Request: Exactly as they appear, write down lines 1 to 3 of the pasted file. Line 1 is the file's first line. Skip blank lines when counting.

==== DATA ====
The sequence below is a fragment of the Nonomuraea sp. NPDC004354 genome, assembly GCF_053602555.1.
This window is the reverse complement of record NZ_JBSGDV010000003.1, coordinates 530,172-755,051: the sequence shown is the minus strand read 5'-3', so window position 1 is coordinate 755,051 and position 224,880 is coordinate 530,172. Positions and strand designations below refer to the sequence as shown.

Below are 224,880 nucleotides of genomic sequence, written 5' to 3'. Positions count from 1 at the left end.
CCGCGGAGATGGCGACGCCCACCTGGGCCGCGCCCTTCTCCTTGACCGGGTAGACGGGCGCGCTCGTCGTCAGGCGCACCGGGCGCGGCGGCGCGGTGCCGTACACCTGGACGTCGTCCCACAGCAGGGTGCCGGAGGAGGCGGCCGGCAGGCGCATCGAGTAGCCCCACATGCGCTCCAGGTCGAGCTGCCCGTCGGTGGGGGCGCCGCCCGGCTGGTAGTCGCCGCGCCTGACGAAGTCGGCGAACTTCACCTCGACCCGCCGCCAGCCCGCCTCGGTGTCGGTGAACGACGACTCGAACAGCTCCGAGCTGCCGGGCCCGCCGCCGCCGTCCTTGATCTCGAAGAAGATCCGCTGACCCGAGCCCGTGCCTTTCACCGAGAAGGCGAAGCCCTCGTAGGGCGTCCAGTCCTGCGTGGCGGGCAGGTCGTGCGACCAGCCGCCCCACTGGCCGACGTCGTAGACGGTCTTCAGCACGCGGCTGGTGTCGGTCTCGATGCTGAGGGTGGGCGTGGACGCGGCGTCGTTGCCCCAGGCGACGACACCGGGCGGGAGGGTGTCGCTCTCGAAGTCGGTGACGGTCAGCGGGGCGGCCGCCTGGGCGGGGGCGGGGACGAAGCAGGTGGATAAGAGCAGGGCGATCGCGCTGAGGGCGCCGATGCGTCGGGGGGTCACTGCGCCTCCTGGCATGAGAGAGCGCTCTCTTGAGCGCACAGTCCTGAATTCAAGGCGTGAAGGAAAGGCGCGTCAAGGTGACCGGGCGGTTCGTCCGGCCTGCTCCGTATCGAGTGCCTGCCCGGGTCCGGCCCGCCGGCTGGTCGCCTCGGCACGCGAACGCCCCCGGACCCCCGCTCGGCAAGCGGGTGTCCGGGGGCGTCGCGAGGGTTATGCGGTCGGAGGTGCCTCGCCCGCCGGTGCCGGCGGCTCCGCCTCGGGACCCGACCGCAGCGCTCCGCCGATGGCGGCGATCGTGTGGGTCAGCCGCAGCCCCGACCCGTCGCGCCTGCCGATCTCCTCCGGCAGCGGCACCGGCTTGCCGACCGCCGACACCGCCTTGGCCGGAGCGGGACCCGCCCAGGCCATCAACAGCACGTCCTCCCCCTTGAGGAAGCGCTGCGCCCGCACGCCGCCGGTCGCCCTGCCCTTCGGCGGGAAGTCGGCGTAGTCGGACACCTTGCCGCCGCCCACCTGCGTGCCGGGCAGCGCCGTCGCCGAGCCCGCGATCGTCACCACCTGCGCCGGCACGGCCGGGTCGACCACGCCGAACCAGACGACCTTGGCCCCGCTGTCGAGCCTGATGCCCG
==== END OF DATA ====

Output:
The sequence below is a fragment of the Nonomuraea sp. NPDC004354 genome, assembly GCF_053602555.1.
This window is the reverse complement of record NZ_JBSGDV010000003.1, coordinates 530,172-755,051: the sequence shown is the minus strand read 5'-3', so window position 1 is coordinate 755,051 and position 224,880 is coordinate 530,172. Positions and strand designations below refer to the sequence as shown.

Below are 224,880 nucleotides of genomic sequence, written 5' to 3'. Positions count from 1 at the left end.